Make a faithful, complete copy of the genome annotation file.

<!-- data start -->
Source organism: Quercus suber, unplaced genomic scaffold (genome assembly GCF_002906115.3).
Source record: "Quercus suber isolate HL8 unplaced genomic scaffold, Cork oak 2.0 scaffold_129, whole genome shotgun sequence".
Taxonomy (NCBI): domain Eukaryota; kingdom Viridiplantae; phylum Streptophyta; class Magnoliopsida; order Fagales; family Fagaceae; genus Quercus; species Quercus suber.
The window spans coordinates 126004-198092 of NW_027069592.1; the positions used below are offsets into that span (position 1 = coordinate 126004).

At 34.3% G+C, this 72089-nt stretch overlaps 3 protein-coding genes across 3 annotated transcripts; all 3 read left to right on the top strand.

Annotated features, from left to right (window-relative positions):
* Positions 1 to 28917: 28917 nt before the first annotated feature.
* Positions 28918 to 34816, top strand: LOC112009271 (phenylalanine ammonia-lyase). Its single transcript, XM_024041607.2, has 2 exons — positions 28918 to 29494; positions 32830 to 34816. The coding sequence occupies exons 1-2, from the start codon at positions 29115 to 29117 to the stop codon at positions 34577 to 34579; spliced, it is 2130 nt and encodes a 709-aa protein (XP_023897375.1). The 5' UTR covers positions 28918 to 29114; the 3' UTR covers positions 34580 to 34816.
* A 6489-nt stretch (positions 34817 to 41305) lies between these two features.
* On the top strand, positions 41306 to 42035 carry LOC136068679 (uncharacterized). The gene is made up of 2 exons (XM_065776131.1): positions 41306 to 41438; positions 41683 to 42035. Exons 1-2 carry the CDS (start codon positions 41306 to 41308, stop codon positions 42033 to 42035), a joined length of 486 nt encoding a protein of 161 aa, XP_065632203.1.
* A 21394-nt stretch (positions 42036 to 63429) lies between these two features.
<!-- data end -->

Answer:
Source organism: Quercus suber, unplaced genomic scaffold (genome assembly GCF_002906115.3).
Source record: "Quercus suber isolate HL8 unplaced genomic scaffold, Cork oak 2.0 scaffold_129, whole genome shotgun sequence".
Taxonomy (NCBI): domain Eukaryota; kingdom Viridiplantae; phylum Streptophyta; class Magnoliopsida; order Fagales; family Fagaceae; genus Quercus; species Quercus suber.
The window spans coordinates 126004-198092 of NW_027069592.1; the positions used below are offsets into that span (position 1 = coordinate 126004).

At 34.3% G+C, this 72089-nt stretch overlaps 3 protein-coding genes across 3 annotated transcripts; all 3 read left to right on the top strand.

Annotated features, from left to right (window-relative positions):
* Positions 1 to 28917: 28917 nt before the first annotated feature.
* Positions 28918 to 34816, top strand: LOC112009271 (phenylalanine ammonia-lyase). Its single transcript, XM_024041607.2, has 2 exons — positions 28918 to 29494; positions 32830 to 34816. The coding sequence occupies exons 1-2, from the start codon at positions 29115 to 29117 to the stop codon at positions 34577 to 34579; spliced, it is 2130 nt and encodes a 709-aa protein (XP_023897375.1). The 5' UTR covers positions 28918 to 29114; the 3' UTR covers positions 34580 to 34816.
* A 6489-nt stretch (positions 34817 to 41305) lies between these two features.
* On the top strand, positions 41306 to 42035 carry LOC136068679 (uncharacterized). The gene is made up of 2 exons (XM_065776131.1): positions 41306 to 41438; positions 41683 to 42035. Exons 1-2 carry the CDS (start codon positions 41306 to 41308, stop codon positions 42033 to 42035), a joined length of 486 nt encoding a protein of 161 aa, XP_065632203.1.
* A 21394-nt stretch (positions 42036 to 63429) lies between these two features.